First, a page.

(Column 02)Summary: The paper urges Staunton residents to clean their back yards and the streets. "Lime should be used plentifully, and 'every man and his wife,' should see that they are not responsible if the cholera should visit us."The Memorial Fair
(Column 03)Summary: The ladies of Staunton plan to have a fair and give a dinner on March 4th. Charley Arnall is accepting contributions. "Don't say you 'can't do anything,' but go to work and pay the debt you owe the heroes who 'sleep their last sleep' on that barren hillside. Our word for it, your sleep will be sounder and your dreams sweeter when you have performed this sacred duty."County Court--Feb. Term
(Names in announcement: Charley Arnall)
(Column 03)Summary: The February term of the County Court met, J. Marshall McCue presiding. George Harland, the jailor, was appointed Commissioner of Public Buildings. H. M. Bell, John Parris, and N. D. Poe renewed their bonds as Notaries Public. William Bird, Thomas Brent, and John Cary, "colored," were charged with felony and discharged. John H. Bird, "colored," was charged with felony and remanded to Circuit Court for trial. W. Wilson, "colored," was tried for felony."West Virginia"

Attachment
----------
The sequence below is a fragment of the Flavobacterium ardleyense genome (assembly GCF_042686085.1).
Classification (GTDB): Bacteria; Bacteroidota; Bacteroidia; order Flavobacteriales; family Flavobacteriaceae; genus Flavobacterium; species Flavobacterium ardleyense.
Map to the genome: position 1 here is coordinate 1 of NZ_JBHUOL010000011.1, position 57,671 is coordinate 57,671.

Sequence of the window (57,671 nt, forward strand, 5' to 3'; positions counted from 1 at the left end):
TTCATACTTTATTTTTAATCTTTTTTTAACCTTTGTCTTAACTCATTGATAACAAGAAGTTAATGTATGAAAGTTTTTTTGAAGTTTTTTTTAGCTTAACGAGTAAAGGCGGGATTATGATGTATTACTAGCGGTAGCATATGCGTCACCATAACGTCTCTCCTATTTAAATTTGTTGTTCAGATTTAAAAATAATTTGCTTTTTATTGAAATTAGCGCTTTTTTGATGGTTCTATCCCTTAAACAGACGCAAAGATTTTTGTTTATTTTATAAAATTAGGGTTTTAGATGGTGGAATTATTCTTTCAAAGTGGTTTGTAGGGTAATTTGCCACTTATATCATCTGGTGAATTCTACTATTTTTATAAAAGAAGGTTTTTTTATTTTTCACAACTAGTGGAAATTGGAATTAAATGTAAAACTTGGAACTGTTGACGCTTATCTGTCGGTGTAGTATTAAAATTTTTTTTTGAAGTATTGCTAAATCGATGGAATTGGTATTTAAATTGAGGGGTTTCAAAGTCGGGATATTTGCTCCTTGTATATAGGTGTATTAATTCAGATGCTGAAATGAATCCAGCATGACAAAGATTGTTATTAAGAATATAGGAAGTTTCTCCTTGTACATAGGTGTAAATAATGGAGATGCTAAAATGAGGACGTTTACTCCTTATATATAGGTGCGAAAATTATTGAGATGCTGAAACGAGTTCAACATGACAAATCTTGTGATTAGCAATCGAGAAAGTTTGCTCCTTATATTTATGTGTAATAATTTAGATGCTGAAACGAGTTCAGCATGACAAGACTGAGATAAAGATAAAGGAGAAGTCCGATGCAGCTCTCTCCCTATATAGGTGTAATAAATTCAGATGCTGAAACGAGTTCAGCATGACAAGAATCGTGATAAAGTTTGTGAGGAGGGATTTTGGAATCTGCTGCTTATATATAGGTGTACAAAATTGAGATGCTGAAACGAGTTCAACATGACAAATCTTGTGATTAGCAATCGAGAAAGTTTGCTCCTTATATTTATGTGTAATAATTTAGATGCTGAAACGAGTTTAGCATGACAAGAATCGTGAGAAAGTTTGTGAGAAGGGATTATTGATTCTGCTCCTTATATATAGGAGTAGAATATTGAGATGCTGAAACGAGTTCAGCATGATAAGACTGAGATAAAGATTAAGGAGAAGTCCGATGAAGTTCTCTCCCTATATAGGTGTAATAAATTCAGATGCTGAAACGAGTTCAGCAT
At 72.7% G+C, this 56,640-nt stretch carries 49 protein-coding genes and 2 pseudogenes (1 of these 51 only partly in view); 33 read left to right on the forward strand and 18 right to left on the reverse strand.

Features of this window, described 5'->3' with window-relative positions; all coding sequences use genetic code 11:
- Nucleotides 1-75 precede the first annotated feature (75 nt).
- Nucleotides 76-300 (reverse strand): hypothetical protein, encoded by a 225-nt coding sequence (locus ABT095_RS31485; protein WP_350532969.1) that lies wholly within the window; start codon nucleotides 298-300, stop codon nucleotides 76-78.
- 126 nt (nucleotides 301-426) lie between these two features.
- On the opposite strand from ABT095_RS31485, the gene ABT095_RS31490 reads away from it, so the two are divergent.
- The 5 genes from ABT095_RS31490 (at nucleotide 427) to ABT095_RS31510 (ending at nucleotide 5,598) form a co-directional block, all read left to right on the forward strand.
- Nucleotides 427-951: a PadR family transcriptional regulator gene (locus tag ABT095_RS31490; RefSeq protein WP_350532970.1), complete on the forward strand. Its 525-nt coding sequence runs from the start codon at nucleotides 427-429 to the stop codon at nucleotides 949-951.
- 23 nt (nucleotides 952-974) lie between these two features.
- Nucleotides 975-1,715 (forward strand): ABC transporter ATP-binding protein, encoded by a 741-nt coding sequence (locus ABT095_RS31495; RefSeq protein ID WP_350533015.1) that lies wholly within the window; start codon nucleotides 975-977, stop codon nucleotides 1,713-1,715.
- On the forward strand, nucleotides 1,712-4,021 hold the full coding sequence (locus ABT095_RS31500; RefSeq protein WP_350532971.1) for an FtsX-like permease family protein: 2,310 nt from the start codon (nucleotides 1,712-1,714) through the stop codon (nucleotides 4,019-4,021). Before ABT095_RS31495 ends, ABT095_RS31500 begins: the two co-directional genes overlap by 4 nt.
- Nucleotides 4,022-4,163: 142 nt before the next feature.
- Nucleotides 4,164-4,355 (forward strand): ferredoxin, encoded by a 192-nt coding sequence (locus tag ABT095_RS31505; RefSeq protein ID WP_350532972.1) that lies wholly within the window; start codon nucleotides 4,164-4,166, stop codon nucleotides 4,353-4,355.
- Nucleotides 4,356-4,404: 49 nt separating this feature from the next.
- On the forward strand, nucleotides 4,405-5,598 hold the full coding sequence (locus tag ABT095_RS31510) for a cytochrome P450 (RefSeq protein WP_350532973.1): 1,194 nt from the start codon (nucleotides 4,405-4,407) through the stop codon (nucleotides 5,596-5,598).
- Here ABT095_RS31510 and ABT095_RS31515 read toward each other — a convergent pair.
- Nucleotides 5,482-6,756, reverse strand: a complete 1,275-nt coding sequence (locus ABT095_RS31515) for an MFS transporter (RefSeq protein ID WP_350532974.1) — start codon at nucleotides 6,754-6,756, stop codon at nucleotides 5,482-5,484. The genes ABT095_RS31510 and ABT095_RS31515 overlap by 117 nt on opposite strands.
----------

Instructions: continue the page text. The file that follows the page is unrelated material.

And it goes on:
(Names in announcement: J. Marshall McCue, George Harland, H. M. Bell, John Parris, N. D. Poe, William Bird, Thomas Brent, John Cary, John H. Bird, W. Wilson)
(Column 03)Summary: The paper prints a letter from a "white man" living in West Virginia who declares that the state "is no longer a home for white men" as it is subject to the "rule of radical mongrelism over those who, at one time, considered themselves white. Mixed society is an abomination to me, and I long to be out of it." The paper calls for "a careful perusal by those who still foolishly think the Valley will ever join her fortunes to this 'Bastard.'"Marriages
(Column 04)Summary: William Wholey, of the Stonewall Birgade, and Miss Hannah Collins, of Staunton, were married on February 27th at St. Frances Church by the Rev. Father Farran.Deaths
(Names in announcement: William Wholey, Hannah Collins, Father Farran)
(Column 04)Summary: Ephrain Kerr, aged 67 years, died near New Hope on February 9th.Deaths
(Names in announcement: Ephrain Kerr)
(Column 04)Summary: Miss Jane Kerr, aged 66 years, died at New Hope on February 10th.
(Names in announcement: Jane Kerr)